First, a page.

The time of year has arrived for harvesting nettle seeds (Urtica dioica). The seeds of this perennial are considered a super food with adaptogenic properties. This means they help the body handle stress... all kinds of stress, by supporting adrenal function. Dosage: 1/2–1 teaspoon of fresh or dried seeds sprinkled into salads, soups, stews, etc. The seeds taste mild with a crunchy texture and can be easily added to dishes. Amazingly, some herbalist are finding the seeds help heal damaged kidneys — wow! Here is to a wild, invasive, highly useful medicinal food. FYI, may be very stimulating/energizing to some folks, so best to eat earlier in the day. Enjoy! Image from our book Foraging & Feasting: A Field Guide and Wild Food Cookbook. Check this link for more info on nettle seed.
The following six pages devoted to stock-making — including vegetable stock (wild or cultivated) — are excerpts from my book Foraging & Feasting: A Field Guide and Wild Food Cookbook. Many folks ask for this information. I want to share it and make it publicly available. Enjoy!
Today's pawpaw: a visual essay with ice cream option.
Now is the time for harvesting and processing black walnut (Juglans nigra of the Juglandaceae family). The green hull will go into organic cold pressed olive for a therapeutic anti-fungal oil-come-salve and the musky-flavored nut meat will go into our mouths. Prized for its wood in furniture-making, this large, native Eastern North American tree can be found growing in USDA zones 4-9. Now is the time for gathering these fallen fruits. Free Food & Free Medicine!
Hello #Elderberry! Just spotted my first ripe elderberry aka Sambucus canadensis. The berries of this Eastern North American native shrub will continue to ripen into late September. Harvest them only when they are purple-black and fully ripe. These nutritious berries — high in iron and bioflavonoids — are an immune tonic. Turn these hardly sweet, slightly acid and mineral flavored berries into tasty elderberry syrup; delectable elderberry catsup; refreshing elderberry agua fresca; fermented elderberry kefir soda; alcoholic elderberry liqueur; or toss some into salad: both green salad and fruit salad. Cautionary note: All plant parts except fully ripe berries and flowers (earlier in the season) can cause nausea, vomiting and diarrhea; occasionally even ripe, raw berries can cause nausea (although I've never had this experience after several years of consumption.)
More #WildBerry picking: #blackberries w/ a few #raspberries. Gathered about 3 gallons this morning. The blackberries are very tasty and super abundant this year! Turning most of the berries into coulis and then freezing the coulis to use throughout the year. Today's featured blackberry recipe here at the house will be ice cream made w/ fresh raw grassfed cream.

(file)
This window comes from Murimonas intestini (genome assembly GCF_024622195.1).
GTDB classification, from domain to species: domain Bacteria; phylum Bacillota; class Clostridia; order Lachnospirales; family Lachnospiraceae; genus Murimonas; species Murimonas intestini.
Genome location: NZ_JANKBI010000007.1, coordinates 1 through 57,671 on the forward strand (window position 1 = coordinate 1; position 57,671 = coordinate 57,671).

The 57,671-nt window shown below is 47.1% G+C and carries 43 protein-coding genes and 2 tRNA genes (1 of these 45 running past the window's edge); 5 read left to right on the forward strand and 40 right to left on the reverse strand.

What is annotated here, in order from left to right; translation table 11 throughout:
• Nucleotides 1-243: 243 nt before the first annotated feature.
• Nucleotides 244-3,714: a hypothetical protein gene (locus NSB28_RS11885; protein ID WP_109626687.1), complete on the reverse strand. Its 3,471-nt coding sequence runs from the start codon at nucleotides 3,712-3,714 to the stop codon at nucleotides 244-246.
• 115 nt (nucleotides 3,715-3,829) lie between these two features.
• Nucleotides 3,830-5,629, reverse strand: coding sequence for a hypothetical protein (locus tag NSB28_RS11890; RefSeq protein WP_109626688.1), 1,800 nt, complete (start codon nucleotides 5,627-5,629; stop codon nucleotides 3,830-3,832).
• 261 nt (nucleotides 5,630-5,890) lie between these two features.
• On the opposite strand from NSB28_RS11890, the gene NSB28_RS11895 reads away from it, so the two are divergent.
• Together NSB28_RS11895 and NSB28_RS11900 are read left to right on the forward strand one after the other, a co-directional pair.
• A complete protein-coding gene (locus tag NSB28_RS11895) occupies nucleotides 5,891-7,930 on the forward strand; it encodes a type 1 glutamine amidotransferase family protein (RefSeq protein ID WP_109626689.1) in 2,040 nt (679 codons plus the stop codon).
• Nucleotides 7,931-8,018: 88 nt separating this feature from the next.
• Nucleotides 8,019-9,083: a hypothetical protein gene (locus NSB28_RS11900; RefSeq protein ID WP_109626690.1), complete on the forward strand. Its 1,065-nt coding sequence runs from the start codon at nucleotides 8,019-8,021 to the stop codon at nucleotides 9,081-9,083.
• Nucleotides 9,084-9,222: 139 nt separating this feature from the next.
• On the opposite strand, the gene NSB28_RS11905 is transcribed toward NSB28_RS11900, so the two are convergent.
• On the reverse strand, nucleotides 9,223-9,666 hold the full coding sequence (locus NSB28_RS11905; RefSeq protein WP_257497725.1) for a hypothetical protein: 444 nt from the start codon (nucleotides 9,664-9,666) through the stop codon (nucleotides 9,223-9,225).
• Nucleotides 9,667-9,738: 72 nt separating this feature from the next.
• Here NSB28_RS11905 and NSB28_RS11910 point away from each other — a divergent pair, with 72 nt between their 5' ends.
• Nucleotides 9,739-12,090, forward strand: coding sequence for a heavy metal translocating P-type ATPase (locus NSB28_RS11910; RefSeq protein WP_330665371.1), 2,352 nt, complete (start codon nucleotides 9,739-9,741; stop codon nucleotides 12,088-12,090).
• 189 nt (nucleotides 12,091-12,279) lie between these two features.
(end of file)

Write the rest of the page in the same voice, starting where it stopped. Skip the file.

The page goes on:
#WildBergamot blooming beautifully= food for the #Pollinators and for us. Right now it's time to indulge in those lovely, light lavender #EdibleFlowers full of spicy sweetness. Sprinkle them onto salads; blend them into softened butter; use them as a flavorful garnish throughout. This wild American native, aka #Mondarda fistulosa, is a perennial of the Lamiaceae family. Look for it in meadows, clearings, prairies, thickets and gardens. Harvest the flowering tops to brew into a strong flavorful tea with a spicy, pungent, oregano-like flavor; has cleansing and digestive promoting qualities.
#DayLily's beautiful blossoms can be eaten now! Raw or lightly cooked, they offer a mild flavor with a mucilaginous effect. I love to tear the flower into smaller pieces and add it to salad or to garnish w/ it. The the long flowers buds and wilted flowers can also be eaten lightly cooked. Originally from Asia, and now widely spread throughout the landscape, this perennial's Latin name is Hemerocallis fulva of the Xanthorrhoeaceae family. BTW, occasionally may cause vomitting or diarrhea if eaten in large quantities by sensitive individuals.
#RED CLOVER (Trifolium pratense) graces the landscape — time to gather the blossoms for food and medicine = medicinal food. Break up the flower heads and sprinkle the individual blossoms into salads, onto cakes, and as a garnish to beautify any dish. Dry the blossoms for a health-promoting tea; often used for supporting skin and lung health. Flavor is mild with a sweet pea-like taste.
Looking forward to righteous #violet (Viola sororia) arriving back in the landscape. Eat the mild leaves & flowers raw; super high in #vitaminC — flower surprisingly more than leaf. Decorate dishes, even cakes with the blossoms. Toss leaves into soup at the end of the cooking process, blend into pesto with more pungent greens or in Wild Green Goddess Dressing. Violet's soothing, cooling qualities help with inflammation in the gut and respiratory systems, as well as topically on the skin. Some say that these wild, free, and abundant violets are #antineoplastic, read anticancer!!!